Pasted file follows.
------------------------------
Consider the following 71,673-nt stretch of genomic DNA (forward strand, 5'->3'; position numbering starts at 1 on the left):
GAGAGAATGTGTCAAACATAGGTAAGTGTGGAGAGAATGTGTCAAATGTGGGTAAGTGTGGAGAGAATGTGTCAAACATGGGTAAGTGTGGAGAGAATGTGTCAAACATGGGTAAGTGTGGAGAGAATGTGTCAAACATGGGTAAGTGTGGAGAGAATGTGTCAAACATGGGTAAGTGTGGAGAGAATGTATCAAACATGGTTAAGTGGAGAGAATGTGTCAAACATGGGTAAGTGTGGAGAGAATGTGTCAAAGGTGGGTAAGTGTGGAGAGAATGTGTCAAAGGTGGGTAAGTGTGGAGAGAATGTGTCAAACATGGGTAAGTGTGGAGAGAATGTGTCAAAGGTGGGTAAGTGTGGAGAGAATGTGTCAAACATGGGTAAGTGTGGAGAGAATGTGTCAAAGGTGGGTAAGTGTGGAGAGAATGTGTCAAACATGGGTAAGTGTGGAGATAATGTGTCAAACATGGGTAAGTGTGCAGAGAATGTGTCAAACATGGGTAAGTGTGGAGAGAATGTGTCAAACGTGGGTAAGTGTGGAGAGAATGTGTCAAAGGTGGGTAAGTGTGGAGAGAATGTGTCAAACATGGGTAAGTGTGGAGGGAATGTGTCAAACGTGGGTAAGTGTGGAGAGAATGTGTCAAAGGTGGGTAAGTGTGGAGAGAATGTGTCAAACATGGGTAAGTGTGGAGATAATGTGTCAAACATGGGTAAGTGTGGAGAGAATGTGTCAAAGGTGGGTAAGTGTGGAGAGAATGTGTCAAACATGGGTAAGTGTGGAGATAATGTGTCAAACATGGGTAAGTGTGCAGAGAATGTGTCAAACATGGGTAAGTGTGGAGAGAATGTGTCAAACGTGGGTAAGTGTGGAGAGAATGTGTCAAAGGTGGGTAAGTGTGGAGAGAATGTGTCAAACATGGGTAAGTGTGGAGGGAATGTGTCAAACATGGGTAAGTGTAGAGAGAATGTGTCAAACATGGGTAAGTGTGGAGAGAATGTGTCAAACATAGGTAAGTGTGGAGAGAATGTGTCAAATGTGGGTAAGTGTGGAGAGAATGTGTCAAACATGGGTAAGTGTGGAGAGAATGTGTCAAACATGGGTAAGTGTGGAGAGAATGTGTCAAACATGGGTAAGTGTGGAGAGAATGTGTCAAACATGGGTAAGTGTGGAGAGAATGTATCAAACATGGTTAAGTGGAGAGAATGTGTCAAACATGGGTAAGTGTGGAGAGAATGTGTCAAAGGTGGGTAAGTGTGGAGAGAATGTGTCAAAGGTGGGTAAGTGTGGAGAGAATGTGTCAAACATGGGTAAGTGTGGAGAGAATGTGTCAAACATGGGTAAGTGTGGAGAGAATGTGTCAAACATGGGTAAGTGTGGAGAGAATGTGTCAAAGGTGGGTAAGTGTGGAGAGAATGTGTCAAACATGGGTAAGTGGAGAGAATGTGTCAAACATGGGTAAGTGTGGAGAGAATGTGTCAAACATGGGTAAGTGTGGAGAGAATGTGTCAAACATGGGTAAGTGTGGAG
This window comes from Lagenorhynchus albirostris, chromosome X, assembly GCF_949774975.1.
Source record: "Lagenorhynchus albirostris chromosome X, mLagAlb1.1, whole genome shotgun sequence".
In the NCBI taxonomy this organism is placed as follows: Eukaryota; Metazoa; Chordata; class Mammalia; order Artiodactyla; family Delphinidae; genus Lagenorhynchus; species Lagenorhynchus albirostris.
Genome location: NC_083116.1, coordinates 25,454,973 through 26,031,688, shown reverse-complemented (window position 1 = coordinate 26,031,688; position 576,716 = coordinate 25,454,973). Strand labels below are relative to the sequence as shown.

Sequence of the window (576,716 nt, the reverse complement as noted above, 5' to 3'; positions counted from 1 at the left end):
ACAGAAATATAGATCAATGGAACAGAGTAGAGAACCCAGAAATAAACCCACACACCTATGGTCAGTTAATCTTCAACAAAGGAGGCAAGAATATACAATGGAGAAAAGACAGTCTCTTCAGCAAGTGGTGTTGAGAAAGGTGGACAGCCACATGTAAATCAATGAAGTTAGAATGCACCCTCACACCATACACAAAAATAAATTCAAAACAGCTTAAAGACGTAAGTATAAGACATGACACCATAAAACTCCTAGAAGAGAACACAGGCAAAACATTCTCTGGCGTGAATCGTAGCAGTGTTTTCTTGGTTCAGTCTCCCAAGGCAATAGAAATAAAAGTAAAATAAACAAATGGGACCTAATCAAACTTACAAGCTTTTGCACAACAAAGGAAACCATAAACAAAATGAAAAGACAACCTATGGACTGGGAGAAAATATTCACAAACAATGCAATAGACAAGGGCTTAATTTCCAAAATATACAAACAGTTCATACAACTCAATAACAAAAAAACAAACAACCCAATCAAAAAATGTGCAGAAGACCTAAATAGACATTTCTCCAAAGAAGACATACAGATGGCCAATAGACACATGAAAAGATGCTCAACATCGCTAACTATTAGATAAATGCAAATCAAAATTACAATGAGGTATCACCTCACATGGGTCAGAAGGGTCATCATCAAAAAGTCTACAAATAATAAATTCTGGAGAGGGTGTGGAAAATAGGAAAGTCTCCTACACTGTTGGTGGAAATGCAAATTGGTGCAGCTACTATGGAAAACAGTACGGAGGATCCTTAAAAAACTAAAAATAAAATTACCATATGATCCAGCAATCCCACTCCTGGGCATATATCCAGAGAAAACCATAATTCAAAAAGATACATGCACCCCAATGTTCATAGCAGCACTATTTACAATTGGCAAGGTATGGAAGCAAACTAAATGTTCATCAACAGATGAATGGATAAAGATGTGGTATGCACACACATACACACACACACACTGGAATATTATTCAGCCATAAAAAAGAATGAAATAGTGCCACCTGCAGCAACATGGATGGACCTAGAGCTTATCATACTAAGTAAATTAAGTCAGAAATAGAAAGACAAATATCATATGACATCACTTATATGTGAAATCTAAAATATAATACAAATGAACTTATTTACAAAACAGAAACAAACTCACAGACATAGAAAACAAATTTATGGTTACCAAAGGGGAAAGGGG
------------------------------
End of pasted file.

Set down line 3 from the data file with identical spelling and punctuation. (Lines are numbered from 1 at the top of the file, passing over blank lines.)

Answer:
This window comes from Lagenorhynchus albirostris, chromosome X, assembly GCF_949774975.1.